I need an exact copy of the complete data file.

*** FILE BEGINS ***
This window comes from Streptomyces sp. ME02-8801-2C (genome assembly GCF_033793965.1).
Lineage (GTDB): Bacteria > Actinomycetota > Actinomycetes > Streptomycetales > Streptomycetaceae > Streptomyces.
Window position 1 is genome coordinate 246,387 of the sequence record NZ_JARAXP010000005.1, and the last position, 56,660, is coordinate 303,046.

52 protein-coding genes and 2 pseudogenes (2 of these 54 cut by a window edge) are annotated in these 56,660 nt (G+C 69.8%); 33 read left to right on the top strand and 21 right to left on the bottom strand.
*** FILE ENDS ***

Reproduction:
This window comes from Streptomyces sp. ME02-8801-2C (genome assembly GCF_033793965.1).
Lineage (GTDB): Bacteria > Actinomycetota > Actinomycetes > Streptomycetales > Streptomycetaceae > Streptomyces.
Window position 1 is genome coordinate 246,387 of the sequence record NZ_JARAXP010000005.1, and the last position, 56,660, is coordinate 303,046.

52 protein-coding genes and 2 pseudogenes (2 of these 54 cut by a window edge) are annotated in these 56,660 nt (G+C 69.8%); 33 read left to right on the top strand and 21 right to left on the bottom strand.